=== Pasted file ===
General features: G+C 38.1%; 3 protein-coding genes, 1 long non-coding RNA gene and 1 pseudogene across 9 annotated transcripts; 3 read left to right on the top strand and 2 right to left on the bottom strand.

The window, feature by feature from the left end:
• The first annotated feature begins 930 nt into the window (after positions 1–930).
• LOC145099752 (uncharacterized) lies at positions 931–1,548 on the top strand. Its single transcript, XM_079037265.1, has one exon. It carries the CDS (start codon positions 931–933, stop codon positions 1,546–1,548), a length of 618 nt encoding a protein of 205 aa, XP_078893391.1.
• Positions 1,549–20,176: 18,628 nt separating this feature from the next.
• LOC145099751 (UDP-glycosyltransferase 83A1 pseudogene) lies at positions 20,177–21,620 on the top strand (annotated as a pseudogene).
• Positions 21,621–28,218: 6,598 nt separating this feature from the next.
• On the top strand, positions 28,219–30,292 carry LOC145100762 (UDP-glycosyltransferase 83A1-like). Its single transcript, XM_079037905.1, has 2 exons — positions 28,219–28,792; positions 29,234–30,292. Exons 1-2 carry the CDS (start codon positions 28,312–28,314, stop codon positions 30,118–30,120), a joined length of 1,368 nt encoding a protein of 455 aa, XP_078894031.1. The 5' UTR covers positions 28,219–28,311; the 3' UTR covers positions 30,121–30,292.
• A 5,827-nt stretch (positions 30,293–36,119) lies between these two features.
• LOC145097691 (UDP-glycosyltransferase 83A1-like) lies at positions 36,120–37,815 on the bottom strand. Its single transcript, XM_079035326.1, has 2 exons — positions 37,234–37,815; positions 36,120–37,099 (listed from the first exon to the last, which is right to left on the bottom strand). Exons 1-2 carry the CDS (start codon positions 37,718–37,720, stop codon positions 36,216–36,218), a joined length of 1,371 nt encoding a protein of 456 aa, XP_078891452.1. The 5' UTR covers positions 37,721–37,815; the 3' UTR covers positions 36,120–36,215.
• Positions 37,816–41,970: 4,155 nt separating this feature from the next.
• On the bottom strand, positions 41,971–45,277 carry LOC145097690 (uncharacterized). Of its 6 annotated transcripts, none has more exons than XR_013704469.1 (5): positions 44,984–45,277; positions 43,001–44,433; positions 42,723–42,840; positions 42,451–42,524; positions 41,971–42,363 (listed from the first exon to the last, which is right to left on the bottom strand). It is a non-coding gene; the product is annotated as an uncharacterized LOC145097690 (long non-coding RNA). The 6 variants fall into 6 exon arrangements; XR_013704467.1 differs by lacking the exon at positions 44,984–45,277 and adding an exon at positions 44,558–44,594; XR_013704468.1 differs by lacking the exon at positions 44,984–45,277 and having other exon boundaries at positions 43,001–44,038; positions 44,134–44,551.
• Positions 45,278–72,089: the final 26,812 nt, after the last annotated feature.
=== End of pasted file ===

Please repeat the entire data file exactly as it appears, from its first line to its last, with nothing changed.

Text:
General features: G+C 38.1%; 3 protein-coding genes, 1 long non-coding RNA gene and 1 pseudogene across 9 annotated transcripts; 3 read left to right on the top strand and 2 right to left on the bottom strand.

The window, feature by feature from the left end:
• The first annotated feature begins 930 nt into the window (after positions 1–930).
• LOC145099752 (uncharacterized) lies at positions 931–1,548 on the top strand. Its single transcript, XM_079037265.1, has one exon. It carries the CDS (start codon positions 931–933, stop codon positions 1,546–1,548), a length of 618 nt encoding a protein of 205 aa, XP_078893391.1.
• Positions 1,549–20,176: 18,628 nt separating this feature from the next.
• LOC145099751 (UDP-glycosyltransferase 83A1 pseudogene) lies at positions 20,177–21,620 on the top strand (annotated as a pseudogene).
• Positions 21,621–28,218: 6,598 nt separating this feature from the next.
• On the top strand, positions 28,219–30,292 carry LOC145100762 (UDP-glycosyltransferase 83A1-like). Its single transcript, XM_079037905.1, has 2 exons — positions 28,219–28,792; positions 29,234–30,292. Exons 1-2 carry the CDS (start codon positions 28,312–28,314, stop codon positions 30,118–30,120), a joined length of 1,368 nt encoding a protein of 455 aa, XP_078894031.1. The 5' UTR covers positions 28,219–28,311; the 3' UTR covers positions 30,121–30,292.
• A 5,827-nt stretch (positions 30,293–36,119) lies between these two features.
• LOC145097691 (UDP-glycosyltransferase 83A1-like) lies at positions 36,120–37,815 on the bottom strand. Its single transcript, XM_079035326.1, has 2 exons — positions 37,234–37,815; positions 36,120–37,099 (listed from the first exon to the last, which is right to left on the bottom strand). Exons 1-2 carry the CDS (start codon positions 37,718–37,720, stop codon positions 36,216–36,218), a joined length of 1,371 nt encoding a protein of 456 aa, XP_078891452.1. The 5' UTR covers positions 37,721–37,815; the 3' UTR covers positions 36,120–36,215.
• Positions 37,816–41,970: 4,155 nt separating this feature from the next.
• On the bottom strand, positions 41,971–45,277 carry LOC145097690 (uncharacterized). Of its 6 annotated transcripts, none has more exons than XR_013704469.1 (5): positions 44,984–45,277; positions 43,001–44,433; positions 42,723–42,840; positions 42,451–42,524; positions 41,971–42,363 (listed from the first exon to the last, which is right to left on the bottom strand). It is a non-coding gene; the product is annotated as an uncharacterized LOC145097690 (long non-coding RNA). The 6 variants fall into 6 exon arrangements; XR_013704467.1 differs by lacking the exon at positions 44,984–45,277 and adding an exon at positions 44,558–44,594; XR_013704468.1 differs by lacking the exon at positions 44,984–45,277 and having other exon boundaries at positions 43,001–44,038; positions 44,134–44,551.
• Positions 45,278–72,089: the final 26,812 nt, after the last annotated feature.